So, if you would like us to change the cross-references that are written as ‘pages’ within your reflowing ebook (after all those page numbers will no longer be relevant), we can do so at our hourly rate. To achieve the best outcome for your readers, one of our editors will assist the designer to make semantic decisions, and check these with you, and test that the new links are going exactly where the text indicates they should be going.
Where is the back link in an Amazon Kindle ebook?
If you are getting frustrated with there being no back link in an Amazon Kindle ebook, please use the position (dot) on the percentage-read bar at the bottom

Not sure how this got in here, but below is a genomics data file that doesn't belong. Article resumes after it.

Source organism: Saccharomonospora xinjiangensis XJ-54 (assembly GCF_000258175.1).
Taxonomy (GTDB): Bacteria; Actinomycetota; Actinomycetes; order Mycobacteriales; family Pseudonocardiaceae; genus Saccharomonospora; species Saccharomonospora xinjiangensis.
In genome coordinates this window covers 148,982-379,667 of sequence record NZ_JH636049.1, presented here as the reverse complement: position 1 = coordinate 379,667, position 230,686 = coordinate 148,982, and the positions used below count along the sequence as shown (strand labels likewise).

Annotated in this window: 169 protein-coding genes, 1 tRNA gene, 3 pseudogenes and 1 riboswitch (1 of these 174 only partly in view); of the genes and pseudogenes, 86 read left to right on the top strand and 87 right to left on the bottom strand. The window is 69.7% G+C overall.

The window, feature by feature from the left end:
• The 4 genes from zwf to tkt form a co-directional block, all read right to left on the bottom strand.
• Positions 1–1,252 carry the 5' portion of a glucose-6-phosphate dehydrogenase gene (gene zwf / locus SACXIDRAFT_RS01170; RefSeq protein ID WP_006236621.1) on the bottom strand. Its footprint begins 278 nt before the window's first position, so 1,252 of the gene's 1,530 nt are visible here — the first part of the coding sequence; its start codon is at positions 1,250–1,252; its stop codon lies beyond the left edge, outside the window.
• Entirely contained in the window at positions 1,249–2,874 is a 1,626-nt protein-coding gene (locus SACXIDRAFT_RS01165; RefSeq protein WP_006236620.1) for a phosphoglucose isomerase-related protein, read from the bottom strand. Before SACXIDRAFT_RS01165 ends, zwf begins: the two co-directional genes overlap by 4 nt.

This is how back links are done in Kindle devices and apps. It is how Amazon, the biggest seller of ebooks in the world, deemed it appropriate. Amazon’s ebook navigation settings are their decision.
Developers like PublishMyBook.Online have the choice of whether to manually insert back-links—a second cross-reference for every cross-reference, sending the reader back to where they first pressed the cross-reference. This is more work and open to error. It can become complex and very confusing for readers if there is more than one cross-reference linking to the one destination. Which back-link should they press?
When developing an ebook we don’t even know what ‘location’ any given piece of content of the ebook is going to be on. That is done after uploading to Amazon.